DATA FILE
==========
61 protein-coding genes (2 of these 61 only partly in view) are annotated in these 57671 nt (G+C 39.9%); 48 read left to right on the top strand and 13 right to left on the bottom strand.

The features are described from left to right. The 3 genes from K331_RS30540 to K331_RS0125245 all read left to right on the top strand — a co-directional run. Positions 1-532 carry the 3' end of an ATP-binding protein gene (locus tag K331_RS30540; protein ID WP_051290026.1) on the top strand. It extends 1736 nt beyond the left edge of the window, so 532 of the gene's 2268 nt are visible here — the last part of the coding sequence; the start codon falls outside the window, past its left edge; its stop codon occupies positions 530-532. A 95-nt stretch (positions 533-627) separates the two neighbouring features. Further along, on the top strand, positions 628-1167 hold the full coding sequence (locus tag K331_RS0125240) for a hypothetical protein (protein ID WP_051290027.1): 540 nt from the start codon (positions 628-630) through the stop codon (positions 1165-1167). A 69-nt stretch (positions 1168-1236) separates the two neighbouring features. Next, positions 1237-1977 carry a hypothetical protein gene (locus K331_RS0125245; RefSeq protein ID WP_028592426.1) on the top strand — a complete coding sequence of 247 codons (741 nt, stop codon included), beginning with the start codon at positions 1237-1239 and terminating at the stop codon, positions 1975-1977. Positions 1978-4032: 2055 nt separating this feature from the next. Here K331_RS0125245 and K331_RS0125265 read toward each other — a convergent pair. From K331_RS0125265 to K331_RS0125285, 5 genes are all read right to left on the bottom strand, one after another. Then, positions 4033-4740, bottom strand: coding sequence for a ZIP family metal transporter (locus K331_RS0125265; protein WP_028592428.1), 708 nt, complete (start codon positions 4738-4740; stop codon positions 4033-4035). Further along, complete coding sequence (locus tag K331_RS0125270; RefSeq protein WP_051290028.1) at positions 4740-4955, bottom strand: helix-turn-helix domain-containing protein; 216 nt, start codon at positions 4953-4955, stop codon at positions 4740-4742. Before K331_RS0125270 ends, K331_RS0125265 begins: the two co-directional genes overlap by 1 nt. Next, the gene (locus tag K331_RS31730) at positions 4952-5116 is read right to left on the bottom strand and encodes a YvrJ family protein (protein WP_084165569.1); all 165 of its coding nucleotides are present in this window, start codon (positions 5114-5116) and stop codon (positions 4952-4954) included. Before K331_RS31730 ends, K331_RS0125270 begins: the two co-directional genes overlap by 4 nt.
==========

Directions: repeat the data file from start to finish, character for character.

61 protein-coding genes (2 of these 61 only partly in view) are annotated in these 57671 nt (G+C 39.9%); 48 read left to right on the top strand and 13 right to left on the bottom strand.

The features are described from left to right. The 3 genes from K331_RS30540 to K331_RS0125245 all read left to right on the top strand — a co-directional run. Positions 1-532 carry the 3' end of an ATP-binding protein gene (locus tag K331_RS30540; protein ID WP_051290026.1) on the top strand. It extends 1736 nt beyond the left edge of the window, so 532 of the gene's 2268 nt are visible here — the last part of the coding sequence; the start codon falls outside the window, past its left edge; its stop codon occupies positions 530-532. A 95-nt stretch (positions 533-627) separates the two neighbouring features. Further along, on the top strand, positions 628-1167 hold the full coding sequence (locus tag K331_RS0125240) for a hypothetical protein (protein ID WP_051290027.1): 540 nt from the start codon (positions 628-630) through the stop codon (positions 1165-1167). A 69-nt stretch (positions 1168-1236) separates the two neighbouring features. Next, positions 1237-1977 carry a hypothetical protein gene (locus K331_RS0125245; RefSeq protein ID WP_028592426.1) on the top strand — a complete coding sequence of 247 codons (741 nt, stop codon included), beginning with the start codon at positions 1237-1239 and terminating at the stop codon, positions 1975-1977. Positions 1978-4032: 2055 nt separating this feature from the next. Here K331_RS0125245 and K331_RS0125265 read toward each other — a convergent pair. From K331_RS0125265 to K331_RS0125285, 5 genes are all read right to left on the bottom strand, one after another. Then, positions 4033-4740, bottom strand: coding sequence for a ZIP family metal transporter (locus K331_RS0125265; protein WP_028592428.1), 708 nt, complete (start codon positions 4738-4740; stop codon positions 4033-4035). Further along, complete coding sequence (locus tag K331_RS0125270; RefSeq protein WP_051290028.1) at positions 4740-4955, bottom strand: helix-turn-helix domain-containing protein; 216 nt, start codon at positions 4953-4955, stop codon at positions 4740-4742. Before K331_RS0125270 ends, K331_RS0125265 begins: the two co-directional genes overlap by 1 nt. Next, the gene (locus tag K331_RS31730) at positions 4952-5116 is read right to left on the bottom strand and encodes a YvrJ family protein (protein WP_084165569.1); all 165 of its coding nucleotides are present in this window, start codon (positions 5114-5116) and stop codon (positions 4952-4954) included. Before K331_RS31730 ends, K331_RS0125270 begins: the two co-directional genes overlap by 4 nt.